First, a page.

Angelica Kavouni answers your questions on breast surgery
2007, Brand New YouView PDF
We get the views of our leading surgeons on the risks, tips and alternatives for breast surgery.
Dr Sing is a senior cosmetic surgeon with the Transform Cosmetic Surgery group, and the practitioner responsible for Jordan's boob jobs. He is a member of the British Association of Cosmetic Surgeons and a fellow of American Association of Aesthetic and Restorative Surgeons.
Angelica Kavouni is one of London's leading female plastic surgeons. She specialises in female body sculpting, especially post pregnancy Yummy Mummy makeovers and breast enhancement.
Simon Withey is cofounder of Mybreast, an organisation developed and supported by a UK community of respected and fully accredited plastic surgeons working together to raise the standards of breast enhancement.
Dr Erik Scholten is a specialist surgeon at the Hurlingham Clinic. He is a full member of the British Association of Plastic Surgeons and is on the Specialist register for Plastic Surgery of the General Medical Council.
Which type of implants are safest and best?
"At present in the UK the main implants used are of silicone gel or saline." says Dr Singh. "Saline implants carry a small risk of deflation and infection. I prefer to use silicone gel implants as they maintain their shape for a longer period."
Dr Scholten agrees: "The safest implants are cohesive gel silicone. The quality of breast implants has massively improved in the last 45 years. It is up to the individual surgeon which is the most suitable implant for a given patient."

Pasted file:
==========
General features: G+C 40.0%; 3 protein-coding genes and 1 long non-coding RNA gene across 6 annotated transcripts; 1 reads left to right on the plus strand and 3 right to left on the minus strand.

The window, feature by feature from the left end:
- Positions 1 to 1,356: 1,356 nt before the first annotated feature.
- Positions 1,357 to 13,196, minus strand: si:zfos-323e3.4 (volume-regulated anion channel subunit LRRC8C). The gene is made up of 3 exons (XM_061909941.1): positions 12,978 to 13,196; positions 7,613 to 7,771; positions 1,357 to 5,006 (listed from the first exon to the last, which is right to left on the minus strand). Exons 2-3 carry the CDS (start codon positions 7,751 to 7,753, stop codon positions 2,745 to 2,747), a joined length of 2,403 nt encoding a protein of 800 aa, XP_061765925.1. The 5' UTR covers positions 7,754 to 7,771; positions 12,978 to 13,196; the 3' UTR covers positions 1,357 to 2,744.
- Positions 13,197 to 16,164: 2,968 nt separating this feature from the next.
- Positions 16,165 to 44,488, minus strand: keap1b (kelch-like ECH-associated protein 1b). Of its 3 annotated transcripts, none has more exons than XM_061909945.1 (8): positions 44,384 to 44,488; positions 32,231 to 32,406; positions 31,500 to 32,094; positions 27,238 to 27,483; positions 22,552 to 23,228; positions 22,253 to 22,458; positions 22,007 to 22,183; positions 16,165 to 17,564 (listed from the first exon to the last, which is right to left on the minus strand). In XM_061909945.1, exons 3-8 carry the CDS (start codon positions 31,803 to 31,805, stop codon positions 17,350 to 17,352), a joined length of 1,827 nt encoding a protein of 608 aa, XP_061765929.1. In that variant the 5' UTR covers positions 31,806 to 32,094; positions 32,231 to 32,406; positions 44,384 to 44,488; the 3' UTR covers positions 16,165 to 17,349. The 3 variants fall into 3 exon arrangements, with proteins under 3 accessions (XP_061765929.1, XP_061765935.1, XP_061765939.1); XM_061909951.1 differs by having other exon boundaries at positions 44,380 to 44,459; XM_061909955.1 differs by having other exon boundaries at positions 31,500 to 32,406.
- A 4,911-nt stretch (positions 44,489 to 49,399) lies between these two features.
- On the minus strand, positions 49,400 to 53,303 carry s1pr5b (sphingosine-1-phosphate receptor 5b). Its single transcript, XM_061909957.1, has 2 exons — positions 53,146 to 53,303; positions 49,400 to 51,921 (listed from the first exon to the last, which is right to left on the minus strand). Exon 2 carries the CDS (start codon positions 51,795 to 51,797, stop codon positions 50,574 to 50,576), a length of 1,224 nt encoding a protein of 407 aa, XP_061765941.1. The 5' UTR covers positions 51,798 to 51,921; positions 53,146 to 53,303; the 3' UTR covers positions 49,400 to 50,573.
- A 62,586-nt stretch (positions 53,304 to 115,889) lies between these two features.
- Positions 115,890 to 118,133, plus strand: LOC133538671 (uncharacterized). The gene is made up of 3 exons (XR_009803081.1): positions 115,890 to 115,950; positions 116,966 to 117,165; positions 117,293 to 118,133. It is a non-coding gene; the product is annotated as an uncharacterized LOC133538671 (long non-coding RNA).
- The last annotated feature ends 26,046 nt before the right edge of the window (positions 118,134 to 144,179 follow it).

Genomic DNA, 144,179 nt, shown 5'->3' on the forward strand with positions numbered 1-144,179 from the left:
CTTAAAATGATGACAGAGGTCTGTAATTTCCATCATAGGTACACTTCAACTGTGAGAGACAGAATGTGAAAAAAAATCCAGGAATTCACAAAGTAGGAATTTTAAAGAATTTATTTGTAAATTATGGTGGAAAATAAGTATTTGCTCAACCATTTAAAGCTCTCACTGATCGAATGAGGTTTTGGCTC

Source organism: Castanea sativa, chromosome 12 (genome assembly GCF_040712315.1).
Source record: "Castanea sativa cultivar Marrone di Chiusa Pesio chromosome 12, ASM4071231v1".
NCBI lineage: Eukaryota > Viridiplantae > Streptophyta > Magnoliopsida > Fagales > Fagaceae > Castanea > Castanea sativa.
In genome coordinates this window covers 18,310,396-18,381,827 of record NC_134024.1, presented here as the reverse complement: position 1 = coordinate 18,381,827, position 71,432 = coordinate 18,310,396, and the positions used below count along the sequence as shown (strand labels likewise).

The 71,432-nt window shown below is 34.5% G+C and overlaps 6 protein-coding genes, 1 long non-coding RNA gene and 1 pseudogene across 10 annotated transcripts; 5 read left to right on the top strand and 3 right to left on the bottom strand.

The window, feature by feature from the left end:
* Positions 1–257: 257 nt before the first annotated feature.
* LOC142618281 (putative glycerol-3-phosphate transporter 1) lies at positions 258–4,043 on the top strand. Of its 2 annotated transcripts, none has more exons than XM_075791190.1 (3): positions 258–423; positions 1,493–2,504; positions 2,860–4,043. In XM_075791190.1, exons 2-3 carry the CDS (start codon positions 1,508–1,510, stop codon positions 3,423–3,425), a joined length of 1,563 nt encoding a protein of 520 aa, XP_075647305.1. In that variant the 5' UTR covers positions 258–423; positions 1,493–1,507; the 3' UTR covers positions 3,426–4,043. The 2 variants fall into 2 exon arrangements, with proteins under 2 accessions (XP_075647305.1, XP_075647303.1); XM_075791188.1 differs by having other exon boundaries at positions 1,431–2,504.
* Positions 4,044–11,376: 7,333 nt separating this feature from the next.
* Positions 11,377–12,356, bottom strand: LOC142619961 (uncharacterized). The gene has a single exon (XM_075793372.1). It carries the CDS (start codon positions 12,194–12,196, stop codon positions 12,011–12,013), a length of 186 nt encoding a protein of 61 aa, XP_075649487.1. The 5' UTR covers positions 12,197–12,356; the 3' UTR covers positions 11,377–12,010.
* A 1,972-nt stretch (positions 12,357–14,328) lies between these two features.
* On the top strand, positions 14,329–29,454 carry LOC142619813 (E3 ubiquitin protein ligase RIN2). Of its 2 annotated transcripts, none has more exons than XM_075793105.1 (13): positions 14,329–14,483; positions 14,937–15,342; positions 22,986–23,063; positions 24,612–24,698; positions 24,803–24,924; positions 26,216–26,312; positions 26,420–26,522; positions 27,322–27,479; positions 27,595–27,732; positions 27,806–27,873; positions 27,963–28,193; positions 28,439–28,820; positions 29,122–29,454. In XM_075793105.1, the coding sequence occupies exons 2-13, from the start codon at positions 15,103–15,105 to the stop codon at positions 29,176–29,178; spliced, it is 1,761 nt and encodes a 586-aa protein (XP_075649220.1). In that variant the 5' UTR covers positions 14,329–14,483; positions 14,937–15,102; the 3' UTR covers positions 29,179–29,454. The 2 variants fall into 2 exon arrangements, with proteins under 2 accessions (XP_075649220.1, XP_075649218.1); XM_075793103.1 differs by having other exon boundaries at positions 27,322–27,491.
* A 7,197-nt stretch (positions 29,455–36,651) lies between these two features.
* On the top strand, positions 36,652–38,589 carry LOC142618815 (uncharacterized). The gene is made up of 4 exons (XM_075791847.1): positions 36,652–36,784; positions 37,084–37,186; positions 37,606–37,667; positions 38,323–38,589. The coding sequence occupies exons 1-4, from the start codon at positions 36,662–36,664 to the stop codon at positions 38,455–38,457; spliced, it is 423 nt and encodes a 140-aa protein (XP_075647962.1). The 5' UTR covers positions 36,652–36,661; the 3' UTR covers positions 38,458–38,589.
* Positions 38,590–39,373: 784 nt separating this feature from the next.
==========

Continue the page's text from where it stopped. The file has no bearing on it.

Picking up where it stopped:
"There is no hard and fast rule with implants these days." agrees Angelica Kavouni. "The majority have a textured surface (which helps to anchor the implant and reduce the incidence of capsular contracture).
Some come with a lifetime guarantee: with these you can assume they have been through rigorous testing and are unlikely to rupture."
Where will the implants be inserted?
"The implants may be inserted through incisions under the breast, through the nipple or through the armpit; each has different advantages and your surgeon should discuss each option with you. The choices for implant pocket are either above or below the chest muscle." explains Simon Withey.
"I prefer to place implants in the front of the chest muscle, because I feel the breast is made to be in front of the muscle. As long as there is enough breast tissue to hide the implant, it gives an excellent result," says Dr Singh.